My most important takeaway is that we have a lot to learn from each other. Connecting individuals across borders is the best way to build a global community and share ideas to deal with global challenges and improve schools.

If you have the opportunity to participate in a global school exchange or learning program, I would encourage you to take advantage of the learning experience.

Erica Schnee is a nationally board-certified teacher who has been a high school educator for the past 22 years. She is currently an assistant principal at Bozeman High School and she teaches AP U.S. Government and Politics for the Montana Digital Academy. Erica has participated in the State Department’s Teachers for Global Classrooms program, Global Education Allies’ East Africa program and has been fortunate to visit schools around the world. She is the 2018 Montana Assistant Principal of the Year. Follow her on Twitter @MsSchneeGov.

4 Comments

  • Aprylle Desrosiers says:

    My son lives in Germany, is married to a German wife, and his children are German/American. I travel frequently to visit and am very impressed with their educational system. Thank you for such a nice over view of the German educational system. I have often wished that we provided more in the career exploration and learning/interning outside the walls of our schools.

  • Amy Kochel says:

    I want to start with I NEVER post on social media and am somewhat afraid to do this. It would’ve been nice to recognize that German teachers in the US have been pointing out and teaching this to all of our students since the 1960’s. It’s disappointing that it takes an administration title to validate it. Meanwhile German teacher Fulbright exchanges have disappeared due to lack of funding for at least 10? years. Many of us CHOOSE to stay in the trenches/classroom. Nothing against the author in particular, it’s politics, but for real info on this follow AATG OR Goetheinstitut.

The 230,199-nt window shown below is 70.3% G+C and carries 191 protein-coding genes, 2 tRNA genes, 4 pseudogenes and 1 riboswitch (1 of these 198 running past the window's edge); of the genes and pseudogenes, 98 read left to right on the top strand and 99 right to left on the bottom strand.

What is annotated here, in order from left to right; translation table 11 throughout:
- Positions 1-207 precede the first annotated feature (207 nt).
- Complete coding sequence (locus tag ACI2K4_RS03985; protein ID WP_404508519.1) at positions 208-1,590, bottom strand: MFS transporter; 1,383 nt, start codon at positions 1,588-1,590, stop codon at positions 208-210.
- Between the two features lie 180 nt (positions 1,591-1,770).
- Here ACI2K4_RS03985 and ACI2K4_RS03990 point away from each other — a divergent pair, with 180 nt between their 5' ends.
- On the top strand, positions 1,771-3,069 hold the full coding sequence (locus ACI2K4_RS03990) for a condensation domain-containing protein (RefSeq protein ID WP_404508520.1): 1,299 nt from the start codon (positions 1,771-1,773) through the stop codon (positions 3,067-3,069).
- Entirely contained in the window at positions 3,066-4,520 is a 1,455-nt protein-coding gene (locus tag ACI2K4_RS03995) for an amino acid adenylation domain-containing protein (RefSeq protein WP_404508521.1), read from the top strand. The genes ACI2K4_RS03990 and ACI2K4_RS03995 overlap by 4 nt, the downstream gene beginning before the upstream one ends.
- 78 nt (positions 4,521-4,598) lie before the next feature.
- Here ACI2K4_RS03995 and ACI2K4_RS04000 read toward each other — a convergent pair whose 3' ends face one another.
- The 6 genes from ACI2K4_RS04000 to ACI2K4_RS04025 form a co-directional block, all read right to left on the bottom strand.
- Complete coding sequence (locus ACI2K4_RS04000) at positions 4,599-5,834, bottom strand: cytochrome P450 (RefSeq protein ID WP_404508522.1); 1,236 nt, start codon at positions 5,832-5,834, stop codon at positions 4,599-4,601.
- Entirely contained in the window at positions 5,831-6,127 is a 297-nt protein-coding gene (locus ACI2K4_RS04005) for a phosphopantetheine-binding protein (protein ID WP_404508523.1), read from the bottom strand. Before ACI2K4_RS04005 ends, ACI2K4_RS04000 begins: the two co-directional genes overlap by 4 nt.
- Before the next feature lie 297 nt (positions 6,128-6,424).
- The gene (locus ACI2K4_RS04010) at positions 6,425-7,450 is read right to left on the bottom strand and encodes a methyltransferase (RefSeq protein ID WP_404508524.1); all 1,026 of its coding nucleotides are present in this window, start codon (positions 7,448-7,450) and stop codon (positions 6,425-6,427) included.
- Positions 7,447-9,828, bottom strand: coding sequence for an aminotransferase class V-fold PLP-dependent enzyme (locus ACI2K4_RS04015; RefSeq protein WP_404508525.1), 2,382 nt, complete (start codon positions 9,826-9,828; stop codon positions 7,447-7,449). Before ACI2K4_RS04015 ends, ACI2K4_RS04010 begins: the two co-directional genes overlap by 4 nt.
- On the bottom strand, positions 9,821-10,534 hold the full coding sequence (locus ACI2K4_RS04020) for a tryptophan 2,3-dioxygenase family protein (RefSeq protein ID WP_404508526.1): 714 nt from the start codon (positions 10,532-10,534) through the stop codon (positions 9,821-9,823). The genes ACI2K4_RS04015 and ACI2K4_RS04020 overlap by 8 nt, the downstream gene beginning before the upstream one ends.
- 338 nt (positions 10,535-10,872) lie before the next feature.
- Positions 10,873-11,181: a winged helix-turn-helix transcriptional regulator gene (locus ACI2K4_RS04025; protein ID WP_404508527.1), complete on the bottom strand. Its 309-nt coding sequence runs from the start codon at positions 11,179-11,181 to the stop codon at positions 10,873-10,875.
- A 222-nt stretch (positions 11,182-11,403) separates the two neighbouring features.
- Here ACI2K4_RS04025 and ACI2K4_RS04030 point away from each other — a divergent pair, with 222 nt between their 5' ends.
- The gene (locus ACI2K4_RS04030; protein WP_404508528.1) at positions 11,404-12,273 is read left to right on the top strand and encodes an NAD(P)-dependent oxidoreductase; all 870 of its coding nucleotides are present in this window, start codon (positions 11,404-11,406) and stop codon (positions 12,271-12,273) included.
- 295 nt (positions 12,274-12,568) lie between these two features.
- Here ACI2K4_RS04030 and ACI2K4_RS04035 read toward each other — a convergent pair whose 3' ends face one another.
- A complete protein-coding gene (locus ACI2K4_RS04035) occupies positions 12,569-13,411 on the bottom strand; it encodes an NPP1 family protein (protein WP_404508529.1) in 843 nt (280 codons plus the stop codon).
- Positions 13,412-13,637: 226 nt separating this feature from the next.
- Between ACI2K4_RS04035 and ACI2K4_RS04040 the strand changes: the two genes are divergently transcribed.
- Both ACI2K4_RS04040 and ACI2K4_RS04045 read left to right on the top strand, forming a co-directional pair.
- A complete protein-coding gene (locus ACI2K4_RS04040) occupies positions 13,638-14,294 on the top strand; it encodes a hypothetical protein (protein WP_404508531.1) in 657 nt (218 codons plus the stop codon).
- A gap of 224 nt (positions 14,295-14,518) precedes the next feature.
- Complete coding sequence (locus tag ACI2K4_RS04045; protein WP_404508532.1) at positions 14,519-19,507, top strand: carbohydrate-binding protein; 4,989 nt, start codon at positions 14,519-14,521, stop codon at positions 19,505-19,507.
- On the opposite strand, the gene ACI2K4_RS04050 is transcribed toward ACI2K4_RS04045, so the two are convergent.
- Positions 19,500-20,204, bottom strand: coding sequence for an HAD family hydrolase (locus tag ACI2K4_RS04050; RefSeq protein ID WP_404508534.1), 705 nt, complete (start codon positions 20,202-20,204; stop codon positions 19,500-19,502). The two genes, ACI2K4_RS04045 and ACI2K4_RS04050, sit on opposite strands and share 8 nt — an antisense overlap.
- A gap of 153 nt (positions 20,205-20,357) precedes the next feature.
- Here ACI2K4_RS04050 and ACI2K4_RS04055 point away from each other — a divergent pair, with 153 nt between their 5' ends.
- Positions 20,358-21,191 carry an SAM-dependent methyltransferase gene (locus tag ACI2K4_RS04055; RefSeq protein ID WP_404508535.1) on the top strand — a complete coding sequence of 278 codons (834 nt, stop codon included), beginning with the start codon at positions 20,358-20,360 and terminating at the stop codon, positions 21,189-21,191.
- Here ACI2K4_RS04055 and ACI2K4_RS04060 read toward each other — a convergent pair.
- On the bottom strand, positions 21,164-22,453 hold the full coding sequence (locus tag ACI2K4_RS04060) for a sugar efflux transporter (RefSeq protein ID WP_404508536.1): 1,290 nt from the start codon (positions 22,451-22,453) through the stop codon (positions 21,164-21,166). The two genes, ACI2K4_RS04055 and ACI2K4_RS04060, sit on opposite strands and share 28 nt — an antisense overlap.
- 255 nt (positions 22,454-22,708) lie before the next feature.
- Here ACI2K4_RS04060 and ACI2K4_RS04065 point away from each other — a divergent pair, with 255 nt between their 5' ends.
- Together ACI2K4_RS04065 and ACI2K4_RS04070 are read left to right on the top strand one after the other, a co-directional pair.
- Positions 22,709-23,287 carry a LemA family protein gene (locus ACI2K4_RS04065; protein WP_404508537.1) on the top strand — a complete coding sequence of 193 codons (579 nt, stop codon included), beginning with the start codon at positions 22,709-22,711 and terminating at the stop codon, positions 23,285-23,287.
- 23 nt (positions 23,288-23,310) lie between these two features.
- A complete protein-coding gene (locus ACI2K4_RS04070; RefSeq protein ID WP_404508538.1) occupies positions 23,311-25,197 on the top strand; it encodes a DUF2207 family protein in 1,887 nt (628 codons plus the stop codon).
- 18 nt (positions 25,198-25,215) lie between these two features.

• Kristy Custer says:

    Hi, Erica,

    I am very interested in the German Apprenticeship programs. Is there a possibility to attend one of the trips?

    Informative article!

    Kristy

  • Nicole Schmatolla says:

    I actually grew up in Germany and attended German schools through 7th grade. I then moved to Texas with my mother and step-father, skipped one grade, and had already maximized on so many other high school credits that the only reason I was not advanced past 9th grade was that I did not speak English (which I learned without ESOL, due to pure necessity through total immersion) . I went on to become an English teacher, and have continuously taught in Florida since 1987. In Germany, I had what we in the USA call “electives,” as they were built into schedules, electives such as art, choir, religion/ethics, along with plenty of diverse courses in the social and other sciences. The students there do not understand that they have the same elective courses as US schools because they are expected to have a full and diverse knowledge base and do not participate in the building of their schedules. But the emphasis on core courses there is so much more important in terms of a global society. In Texas, my skills in math and the social studies diminished; because German schools believe in integration of different maths and social studies, there is faster advancement in terms of curriculum and skills levels, and I got lost by the fragmentation. This slip in the learning challenge naturally affected some areas in sciences as well. And I would like to mention that I have been exposed through personal learning and teaching experience as well as attendance at conferences to schools in various states and Germany (I conduct direct cultural exchanges with a partner School even currently). The point about school climate, which sounds like school spirit, that may be true. But the other two, more important points are erroneous in interpretation. American schools, with some specialized exceptions, have lagged behind German schools for the last 40 years of my life.